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CORRESPONDENCE
Year : 2017  |  Volume : 146  |  Issue : 6  |  Page : 794

Validity of Broselow tape for estimating weight of Indian children


Department of Paediatrics, Al-Kindy College of Medicine, University of Baghdad, Baghdad, Iraq

Date of Submission05-Aug-2017
Date of Web Publication13-Apr-2018

Correspondence Address:
Mahmood Dhahir Al-Mendalawi
Department of Paediatrics, Al-Kindy College of Medicine, University of Baghdad, Baghdad
Iraq
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Source of Support: None, Conflict of Interest: None


DOI: 10.4103/ijmr.IJMR_1274_17

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How to cite this article:
Al-Mendalawi MD. Validity of Broselow tape for estimating weight of Indian children. Indian J Med Res 2017;146:794

How to cite this URL:
Al-Mendalawi MD. Validity of Broselow tape for estimating weight of Indian children. Indian J Med Res [serial online] 2017 [cited 2021 Jul 28];146:794. Available from: https://www.ijmr.org.in/text.asp?2017/146/6/794/230123

Sir,

I read with interest the study by Shah and Bavdekar [1] on the validity of Broselow tape (BT) for estimating the weight of Indian children. The authors have recommended that BT cannot be used without modifications in Indian children attending public hospitals. The application of 10 per cent correction factor to the Broselow-estimated weight increases the accuracy of the tape to over 60 per cent [1]. I presume that the clinical implication of that finding is questionable in the light of the following limitation. With the worldwide increase in the prevalence of paediatric obesity, there are increasing concerns on the precision of BT in estimating the weight of obese children. To my knowledge, paediatric obesity is an ongoing health problem in India. The recently published data pointed out that the overweight and obesity rates in children and adolescents were increasing not only among the higher socio-economic groups but also in the lower income groups [2]. The pooled data after 2010 estimated a combined prevalence of 19.3 per cent of childhood overweight and obesity which was a significant increase from the earlier prevalence of 16.3 per cent reported in 2001-2005[2]. Hence, it would be a distressing problem in employing BT to estimate the weight of the critically ill obese Indian children in the emergency units who might need exact doses of emergency drugs and fixed equipment sizing. The following two points might help solving that distressing state. First, there is a need to develop an adjustment equation that could improve the BT weight estimate in obese paediatric patients similar to that accomplished in certain paediatric populations [3]. Second, the paediatric advanced weight prediction in the emergency room tape might be considered a better alternative to BT as it has been found to be statistically superior to BT in the estimating the weight of obese children [4].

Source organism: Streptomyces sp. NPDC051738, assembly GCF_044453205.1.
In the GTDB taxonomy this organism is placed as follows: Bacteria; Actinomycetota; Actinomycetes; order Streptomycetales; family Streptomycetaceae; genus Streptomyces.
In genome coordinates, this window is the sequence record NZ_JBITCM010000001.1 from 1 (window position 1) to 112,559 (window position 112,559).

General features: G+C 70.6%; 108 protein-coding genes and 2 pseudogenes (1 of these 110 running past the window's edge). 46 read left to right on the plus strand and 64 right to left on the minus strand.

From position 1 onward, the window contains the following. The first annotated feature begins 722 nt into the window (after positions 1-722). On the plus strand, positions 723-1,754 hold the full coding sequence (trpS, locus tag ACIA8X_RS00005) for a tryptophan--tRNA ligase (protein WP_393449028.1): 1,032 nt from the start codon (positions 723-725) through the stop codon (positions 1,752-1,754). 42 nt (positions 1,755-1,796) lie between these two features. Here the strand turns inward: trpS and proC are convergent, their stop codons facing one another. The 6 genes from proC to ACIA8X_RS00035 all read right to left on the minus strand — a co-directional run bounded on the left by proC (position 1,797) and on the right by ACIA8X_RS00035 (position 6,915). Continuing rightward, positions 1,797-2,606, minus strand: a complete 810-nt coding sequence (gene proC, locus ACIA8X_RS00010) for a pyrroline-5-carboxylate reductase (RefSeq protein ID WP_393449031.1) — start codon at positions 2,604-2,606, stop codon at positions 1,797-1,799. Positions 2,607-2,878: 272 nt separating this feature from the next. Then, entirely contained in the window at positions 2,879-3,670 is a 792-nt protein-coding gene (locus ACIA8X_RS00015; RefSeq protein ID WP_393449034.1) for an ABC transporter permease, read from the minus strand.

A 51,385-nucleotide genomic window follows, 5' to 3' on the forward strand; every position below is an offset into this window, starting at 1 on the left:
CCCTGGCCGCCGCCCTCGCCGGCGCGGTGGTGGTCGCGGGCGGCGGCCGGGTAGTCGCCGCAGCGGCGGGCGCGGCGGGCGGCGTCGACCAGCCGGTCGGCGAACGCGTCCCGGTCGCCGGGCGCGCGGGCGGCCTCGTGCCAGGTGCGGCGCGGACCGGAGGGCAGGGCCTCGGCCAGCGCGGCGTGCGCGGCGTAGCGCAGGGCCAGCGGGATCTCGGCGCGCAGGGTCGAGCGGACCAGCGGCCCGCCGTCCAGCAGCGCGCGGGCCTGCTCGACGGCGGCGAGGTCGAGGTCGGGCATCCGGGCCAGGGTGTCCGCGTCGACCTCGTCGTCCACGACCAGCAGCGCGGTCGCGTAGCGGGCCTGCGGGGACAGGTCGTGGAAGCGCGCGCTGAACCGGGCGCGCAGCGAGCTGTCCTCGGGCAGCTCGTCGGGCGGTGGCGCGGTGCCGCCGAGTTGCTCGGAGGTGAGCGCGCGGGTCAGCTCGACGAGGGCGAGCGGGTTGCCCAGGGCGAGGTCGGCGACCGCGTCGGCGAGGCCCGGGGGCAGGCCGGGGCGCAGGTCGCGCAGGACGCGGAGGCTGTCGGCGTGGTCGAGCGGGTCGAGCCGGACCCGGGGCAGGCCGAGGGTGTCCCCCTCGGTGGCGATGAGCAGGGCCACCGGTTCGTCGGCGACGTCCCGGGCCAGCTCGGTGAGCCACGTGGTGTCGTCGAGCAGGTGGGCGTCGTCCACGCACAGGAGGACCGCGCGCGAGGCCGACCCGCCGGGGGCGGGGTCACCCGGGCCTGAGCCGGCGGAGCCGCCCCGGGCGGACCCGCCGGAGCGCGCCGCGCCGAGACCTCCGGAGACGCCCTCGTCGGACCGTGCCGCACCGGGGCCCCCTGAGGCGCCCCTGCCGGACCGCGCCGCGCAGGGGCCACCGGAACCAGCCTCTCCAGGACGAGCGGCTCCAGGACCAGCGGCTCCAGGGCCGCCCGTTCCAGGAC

Conflicts of Interest: None.



 
   References Top

1.
Shah V, Bavdekar SB. Validity of Broselow tape for estimating weight of Indian children. Indian J Med Res 2017; 145 : 339-46.  Back to cited text no. 1
[PUBMED]    
2.
Ranjani H, Mehreen TS, Pradeepa R, Anjana RM, Garg R, Anand K, et al. Epidemiology of childhood overweight & obesity in India: A systematic review. Indian J Med Res 2016; 143 : 160-74.  Back to cited text no. 2
    
3.
Tanner D, Negaard A, Huang R, Evans N, Hennes H. A prospective evaluation of the accuracy of weight estimation using the Broselow tape in overweight and obese pediatric patients in the emergency department. Pediatr Emerg Care 2017; 33 : 675-8.  Back to cited text no. 3
    
4.
Chavez H, Peterson RE, Lo K, Arel M. Weight estimation in an inner-city pediatric ED: The effect of obesity. Am J Emerg Med 2015; 33 : 1364-7.  Back to cited text no. 4
    




 

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